Capt. Whitehurst of the On The Bite spent just about every day on the water as well, 29 out of 31, and had the points to prove it with three first place fish and three second place fish on the board.

As a matter of fact, his anglers swept the grouper and red grouper categories. Kathy Fullerton of Texas pulled in an 11.4-pound grouper for first, and Jason Whitehurst of Alabama took second with an 11-pounder. As for the red grouper, Dave Bromley of Minnesota reeled in a 15-pounder on Day 1 and it lasted the entire month for a first place finish. Donnie Reed of Alabama placed second with a 14.6 red grouper.

The largest fish Whitehurst and crew brought to the scales was a 37.4-pound barracuda on Oct. 25, reeled in by David Swindell of Tennessee.

“I’m proud of that 37.4-pounder, seeing how it is in the overall category and it’s a big barracuda,” Whitehurst said.

Capt. Shepherd of the Aquaholics finished up with seven fish on the big board, but only one finished in first place. And believe it or not the first place fish was caught on the last day of the rodeo. Tony Dover of Mary Esther weighed in a 4-pound mingo for first, knocking the 3.8-pound mingo caught by Andrew Dover of Destin down to second.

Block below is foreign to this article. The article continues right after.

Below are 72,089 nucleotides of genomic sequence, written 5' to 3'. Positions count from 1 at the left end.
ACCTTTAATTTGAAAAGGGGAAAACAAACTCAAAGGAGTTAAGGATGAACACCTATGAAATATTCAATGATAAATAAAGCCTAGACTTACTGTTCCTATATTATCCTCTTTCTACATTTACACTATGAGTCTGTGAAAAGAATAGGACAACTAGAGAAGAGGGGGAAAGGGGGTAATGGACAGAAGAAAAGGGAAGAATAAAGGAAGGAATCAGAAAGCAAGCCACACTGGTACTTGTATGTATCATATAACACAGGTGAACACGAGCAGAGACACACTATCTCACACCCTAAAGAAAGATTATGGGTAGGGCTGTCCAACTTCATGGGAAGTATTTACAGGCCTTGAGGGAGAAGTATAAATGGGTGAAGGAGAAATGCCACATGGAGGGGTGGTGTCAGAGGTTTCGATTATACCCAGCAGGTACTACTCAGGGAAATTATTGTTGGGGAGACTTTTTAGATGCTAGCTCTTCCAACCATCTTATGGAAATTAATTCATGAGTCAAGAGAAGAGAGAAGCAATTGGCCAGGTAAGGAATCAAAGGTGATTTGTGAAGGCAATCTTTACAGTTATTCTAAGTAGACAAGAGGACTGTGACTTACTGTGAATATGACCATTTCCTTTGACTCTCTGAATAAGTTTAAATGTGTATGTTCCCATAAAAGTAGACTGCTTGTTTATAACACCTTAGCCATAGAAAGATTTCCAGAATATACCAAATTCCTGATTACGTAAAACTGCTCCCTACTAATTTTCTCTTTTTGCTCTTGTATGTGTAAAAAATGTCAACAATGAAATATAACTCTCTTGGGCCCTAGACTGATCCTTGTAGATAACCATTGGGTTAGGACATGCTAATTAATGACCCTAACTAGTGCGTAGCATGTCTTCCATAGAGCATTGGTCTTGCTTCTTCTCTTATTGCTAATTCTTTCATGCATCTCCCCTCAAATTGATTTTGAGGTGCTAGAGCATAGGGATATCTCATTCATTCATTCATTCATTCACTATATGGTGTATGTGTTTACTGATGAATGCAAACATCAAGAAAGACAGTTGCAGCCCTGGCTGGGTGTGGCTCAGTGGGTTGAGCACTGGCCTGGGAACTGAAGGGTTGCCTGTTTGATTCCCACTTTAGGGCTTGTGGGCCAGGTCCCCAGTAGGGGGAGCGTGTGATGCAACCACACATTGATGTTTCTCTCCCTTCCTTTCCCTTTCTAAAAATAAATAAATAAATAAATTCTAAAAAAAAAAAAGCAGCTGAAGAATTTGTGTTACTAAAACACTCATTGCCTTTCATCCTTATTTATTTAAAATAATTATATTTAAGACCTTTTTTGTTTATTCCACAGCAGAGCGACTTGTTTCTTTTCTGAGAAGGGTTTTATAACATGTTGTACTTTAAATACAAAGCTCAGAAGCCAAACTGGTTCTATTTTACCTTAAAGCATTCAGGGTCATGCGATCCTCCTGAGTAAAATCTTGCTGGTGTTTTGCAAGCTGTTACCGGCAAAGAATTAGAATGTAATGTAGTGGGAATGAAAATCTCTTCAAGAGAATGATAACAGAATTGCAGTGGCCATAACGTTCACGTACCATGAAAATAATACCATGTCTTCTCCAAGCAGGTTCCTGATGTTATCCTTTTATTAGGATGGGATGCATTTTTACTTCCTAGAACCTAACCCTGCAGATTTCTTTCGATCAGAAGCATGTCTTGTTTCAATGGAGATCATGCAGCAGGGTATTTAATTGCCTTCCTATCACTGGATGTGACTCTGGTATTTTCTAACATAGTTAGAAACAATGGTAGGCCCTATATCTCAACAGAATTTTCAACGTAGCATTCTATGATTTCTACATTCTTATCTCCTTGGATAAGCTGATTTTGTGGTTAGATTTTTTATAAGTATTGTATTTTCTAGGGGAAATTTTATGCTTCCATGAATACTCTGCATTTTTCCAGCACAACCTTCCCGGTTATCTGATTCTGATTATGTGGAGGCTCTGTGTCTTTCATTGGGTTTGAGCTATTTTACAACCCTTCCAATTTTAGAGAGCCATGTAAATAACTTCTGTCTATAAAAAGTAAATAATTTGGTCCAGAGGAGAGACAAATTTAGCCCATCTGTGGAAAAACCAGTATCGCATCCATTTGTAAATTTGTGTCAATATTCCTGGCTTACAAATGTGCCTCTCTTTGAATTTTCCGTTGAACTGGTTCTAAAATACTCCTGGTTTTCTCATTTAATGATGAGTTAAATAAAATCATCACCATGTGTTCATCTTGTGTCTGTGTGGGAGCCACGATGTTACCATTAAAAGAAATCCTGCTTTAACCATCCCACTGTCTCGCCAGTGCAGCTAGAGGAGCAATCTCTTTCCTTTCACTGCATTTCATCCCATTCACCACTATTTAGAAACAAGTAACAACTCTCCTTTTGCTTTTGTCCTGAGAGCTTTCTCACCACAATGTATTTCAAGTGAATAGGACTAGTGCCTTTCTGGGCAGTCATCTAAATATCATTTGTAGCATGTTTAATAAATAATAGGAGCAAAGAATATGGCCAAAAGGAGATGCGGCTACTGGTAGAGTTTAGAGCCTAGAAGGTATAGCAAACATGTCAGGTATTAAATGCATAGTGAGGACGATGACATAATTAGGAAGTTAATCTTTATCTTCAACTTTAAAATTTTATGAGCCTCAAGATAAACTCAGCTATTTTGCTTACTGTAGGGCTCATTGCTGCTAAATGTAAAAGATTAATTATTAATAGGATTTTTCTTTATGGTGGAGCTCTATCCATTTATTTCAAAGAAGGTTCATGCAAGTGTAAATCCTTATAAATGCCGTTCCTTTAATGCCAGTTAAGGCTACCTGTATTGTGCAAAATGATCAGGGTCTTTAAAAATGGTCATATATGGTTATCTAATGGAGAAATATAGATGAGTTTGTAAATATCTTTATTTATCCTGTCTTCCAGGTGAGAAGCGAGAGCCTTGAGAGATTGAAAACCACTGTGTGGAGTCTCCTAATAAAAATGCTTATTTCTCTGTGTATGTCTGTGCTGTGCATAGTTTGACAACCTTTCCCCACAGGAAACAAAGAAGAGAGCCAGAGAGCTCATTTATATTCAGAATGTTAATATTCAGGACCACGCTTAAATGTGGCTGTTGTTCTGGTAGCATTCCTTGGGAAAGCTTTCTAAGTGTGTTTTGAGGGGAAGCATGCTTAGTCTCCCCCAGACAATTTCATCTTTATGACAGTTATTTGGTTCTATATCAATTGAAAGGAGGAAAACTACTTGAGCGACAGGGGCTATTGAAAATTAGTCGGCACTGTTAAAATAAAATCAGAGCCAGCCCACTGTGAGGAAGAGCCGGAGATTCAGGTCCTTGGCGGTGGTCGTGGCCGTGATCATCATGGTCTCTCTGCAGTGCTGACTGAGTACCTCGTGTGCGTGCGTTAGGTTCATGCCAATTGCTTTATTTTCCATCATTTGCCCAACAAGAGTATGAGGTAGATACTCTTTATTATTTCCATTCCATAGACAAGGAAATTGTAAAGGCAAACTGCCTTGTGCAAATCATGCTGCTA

Two of their biggest fish for the month was a 33.2-pound grouper and a 27-pound wahoo, both caught by Shephard for second place slots.

The two captains aboard the Finatic, which took turns throughout the month running the boat, had six fish finish on the board, five at first place. Capt. Champion said they fished at least twice a week during October and captured one of those first place finishes on the last day. Larry Nicodemus of Destin brought in a 6.8-pound tripletail for first place.

They also took first in grouper with a 33.2-pounder caught by Tom Whittemore of Niceville and first in scamp with a 10.2-pound pulled in by Jim Schumacher, also of Niceville. They swept the Almaco Jack category with a 15.6-pound pulled in by Phil Hessenius of Destin and a 15.2-pounder caught by Schumacher.

The Finatic's biggest catch of the month was a 297-pound blue marlin pulled in by Hueliton Zimmerman of Navarre.